If you, like me, think of musical synthesizers as an artifact of 1970s rock and disco, then you, like me, will be surprised to learn that the first electronic synthesizer predates those genres by several decades
In 1945, Hugh Le Caine, a physicist at Canada’s National Research Council, began working in his spare time on a single-channel musical instrument he dubbed the Electronic Sackbut. He was intrigued by the fact that the three auditory sensations associated with music—namely, pitch, loudness, and timbre—had counterparts in electronics—namely, frequency, amplitude, and the harmonic spectrum obtained by Fourier analysis. To demonstrate those qualities, Le Caine created a synthesizer that mimicked, among other things, a brass horn known as the sackbut. It could also synthesize other horns, as well as string and reed instruments. He envisioned using the electronic sackbut in live performances, to play orchestral, big band, and experimental jazz music.
Here’s a recording of one Le Caine composition, “The Sackbut Blues”:
Short presentation of the 1948 sackbut: the sackbut blueswww.youtube.com
What is a sackbut?
All of my friends who are into Renaissance music love the 2004 Coen brothers film The Ladykillers because it contains one of the few modern references to the sackbut. The original sackbut emerged in the 15th century, and it had a telescopic slide used to change pitch. It fell out of favor by the 18th century, only to be reborn as the modern-day trombone.
Le Caine chose to name his synthesizer after a thoroughly obsolete instrument to “afford the designer a certain measure of immunity from criticism.” That is, the electronic sackbut was its own invention, not an imitation of a known sound.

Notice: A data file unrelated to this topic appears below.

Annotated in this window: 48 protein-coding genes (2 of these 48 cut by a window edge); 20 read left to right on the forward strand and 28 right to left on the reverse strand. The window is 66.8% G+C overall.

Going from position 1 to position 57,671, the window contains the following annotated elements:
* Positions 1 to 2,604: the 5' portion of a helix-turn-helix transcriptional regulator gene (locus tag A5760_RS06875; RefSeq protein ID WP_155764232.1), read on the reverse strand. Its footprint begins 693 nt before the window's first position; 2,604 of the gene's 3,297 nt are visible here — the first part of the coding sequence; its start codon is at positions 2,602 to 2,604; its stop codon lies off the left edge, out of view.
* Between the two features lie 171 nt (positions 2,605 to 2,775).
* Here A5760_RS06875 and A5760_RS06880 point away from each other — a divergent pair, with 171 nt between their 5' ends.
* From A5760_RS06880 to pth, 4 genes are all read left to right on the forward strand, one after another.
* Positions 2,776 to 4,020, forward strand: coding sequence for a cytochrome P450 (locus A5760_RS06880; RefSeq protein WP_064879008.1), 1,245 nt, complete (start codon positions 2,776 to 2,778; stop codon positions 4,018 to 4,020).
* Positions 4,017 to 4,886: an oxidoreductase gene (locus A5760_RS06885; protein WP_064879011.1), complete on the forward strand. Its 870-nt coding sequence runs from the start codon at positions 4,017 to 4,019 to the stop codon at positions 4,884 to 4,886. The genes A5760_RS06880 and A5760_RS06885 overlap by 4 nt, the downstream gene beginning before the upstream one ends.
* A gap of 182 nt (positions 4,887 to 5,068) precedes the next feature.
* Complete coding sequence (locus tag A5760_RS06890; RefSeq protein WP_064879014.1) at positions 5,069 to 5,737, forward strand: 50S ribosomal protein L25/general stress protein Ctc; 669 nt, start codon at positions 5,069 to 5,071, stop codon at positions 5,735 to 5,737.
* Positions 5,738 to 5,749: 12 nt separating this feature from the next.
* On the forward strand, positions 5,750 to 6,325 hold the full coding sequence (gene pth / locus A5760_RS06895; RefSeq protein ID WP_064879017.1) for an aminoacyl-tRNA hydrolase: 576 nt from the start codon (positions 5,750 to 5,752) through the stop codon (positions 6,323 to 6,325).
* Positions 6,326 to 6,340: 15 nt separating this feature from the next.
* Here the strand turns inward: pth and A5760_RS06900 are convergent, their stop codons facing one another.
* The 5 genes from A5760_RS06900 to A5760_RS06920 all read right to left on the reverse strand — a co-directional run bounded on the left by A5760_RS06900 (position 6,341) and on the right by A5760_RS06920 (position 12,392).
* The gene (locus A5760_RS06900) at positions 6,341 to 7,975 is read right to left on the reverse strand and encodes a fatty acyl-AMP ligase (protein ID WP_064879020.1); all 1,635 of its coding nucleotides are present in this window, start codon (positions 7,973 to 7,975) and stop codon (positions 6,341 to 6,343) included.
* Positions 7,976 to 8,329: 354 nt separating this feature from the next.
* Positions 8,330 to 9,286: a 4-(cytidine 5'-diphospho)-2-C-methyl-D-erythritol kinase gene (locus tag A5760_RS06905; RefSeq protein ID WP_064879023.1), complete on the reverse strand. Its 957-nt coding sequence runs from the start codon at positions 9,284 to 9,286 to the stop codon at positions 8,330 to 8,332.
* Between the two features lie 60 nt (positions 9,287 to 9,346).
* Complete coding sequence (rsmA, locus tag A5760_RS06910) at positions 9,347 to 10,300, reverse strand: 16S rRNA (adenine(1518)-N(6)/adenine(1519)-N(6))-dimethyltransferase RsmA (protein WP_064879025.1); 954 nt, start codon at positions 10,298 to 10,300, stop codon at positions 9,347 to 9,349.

Le Caine’s first electronic sackbut [shown at top] had all of the aesthetic roughness of an experimental prototype. He built it himself with whatever was on hand, valuing functionality over appearance. He constructed the stand out of pieces of packing crates, not bothering to remove staples or bits of cloth. The boards weren’t measured and cut to fit at nice, neat right angles. The result was a haphazard contraption that looked like it could collapse at any moment. Pencil marks with the inventor’s notations and directions remain scribbled across the top.
He also winged it with the prototype’s electronics. In a 1955 letter, Le Caine admitted, “Confidentially, I have never made a complete drawing of the sackbut and have only drawn parts of it when people have asked about it.” This, of course, makes it difficult to describe the prototype’s electronics, especially considering that he kept changing them as his ideas evolved. Because it was a prototype, Le Caine would just clip wires and resolder components without always cleaning up after himself. Bill Keen,